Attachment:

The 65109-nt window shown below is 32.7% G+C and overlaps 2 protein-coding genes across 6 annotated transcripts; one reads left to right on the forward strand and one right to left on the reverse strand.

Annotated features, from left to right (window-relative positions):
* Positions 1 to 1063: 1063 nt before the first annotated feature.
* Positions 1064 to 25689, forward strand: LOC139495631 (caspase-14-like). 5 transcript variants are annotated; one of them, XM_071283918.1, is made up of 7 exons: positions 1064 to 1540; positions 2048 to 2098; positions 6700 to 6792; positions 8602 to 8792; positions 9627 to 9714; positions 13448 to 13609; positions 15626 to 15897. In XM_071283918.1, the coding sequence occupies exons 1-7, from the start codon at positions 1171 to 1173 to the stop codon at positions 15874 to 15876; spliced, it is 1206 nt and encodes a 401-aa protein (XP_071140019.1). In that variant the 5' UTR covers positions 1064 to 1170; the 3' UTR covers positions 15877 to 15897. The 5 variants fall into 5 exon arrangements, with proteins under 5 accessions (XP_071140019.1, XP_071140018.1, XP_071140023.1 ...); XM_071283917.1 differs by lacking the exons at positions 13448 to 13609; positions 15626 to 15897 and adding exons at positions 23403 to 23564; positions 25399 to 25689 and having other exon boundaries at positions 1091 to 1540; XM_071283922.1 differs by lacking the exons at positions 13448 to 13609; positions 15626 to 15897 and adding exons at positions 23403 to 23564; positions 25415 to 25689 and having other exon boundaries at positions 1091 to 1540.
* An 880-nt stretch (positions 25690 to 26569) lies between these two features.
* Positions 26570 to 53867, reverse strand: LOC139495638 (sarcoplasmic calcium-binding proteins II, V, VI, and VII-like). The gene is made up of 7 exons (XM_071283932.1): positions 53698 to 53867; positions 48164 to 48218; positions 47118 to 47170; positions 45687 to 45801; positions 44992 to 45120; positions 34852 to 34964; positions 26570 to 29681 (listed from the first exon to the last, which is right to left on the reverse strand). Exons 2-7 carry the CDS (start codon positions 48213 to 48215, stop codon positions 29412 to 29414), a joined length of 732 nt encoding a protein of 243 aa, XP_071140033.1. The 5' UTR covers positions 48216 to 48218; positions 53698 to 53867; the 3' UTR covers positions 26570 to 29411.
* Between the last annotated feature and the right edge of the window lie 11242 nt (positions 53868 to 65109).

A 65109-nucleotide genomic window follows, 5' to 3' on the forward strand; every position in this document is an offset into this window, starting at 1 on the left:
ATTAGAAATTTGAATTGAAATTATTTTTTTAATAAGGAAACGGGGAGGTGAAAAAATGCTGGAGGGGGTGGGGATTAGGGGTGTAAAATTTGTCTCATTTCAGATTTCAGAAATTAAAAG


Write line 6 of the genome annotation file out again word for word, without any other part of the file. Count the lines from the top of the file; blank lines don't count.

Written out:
* Positions 26570 to 53867, reverse strand: LOC139495638 (sarcoplasmic calcium-binding proteins II, V, VI, and VII-like). The gene is made up of 7 exons (XM_071283932.1): positions 53698 to 53867; positions 48164 to 48218; positions 47118 to 47170; positions 45687 to 45801; positions 44992 to 45120; positions 34852 to 34964; positions 26570 to 29681 (listed from the first exon to the last, which is right to left on the reverse strand). Exons 2-7 carry the CDS (start codon positions 48213 to 48215, stop codon positions 29412 to 29414), a joined length of 732 nt encoding a protein of 243 aa, XP_071140033.1. The 5' UTR covers positions 48216 to 48218; positions 53698 to 53867; the 3' UTR covers positions 26570 to 29411.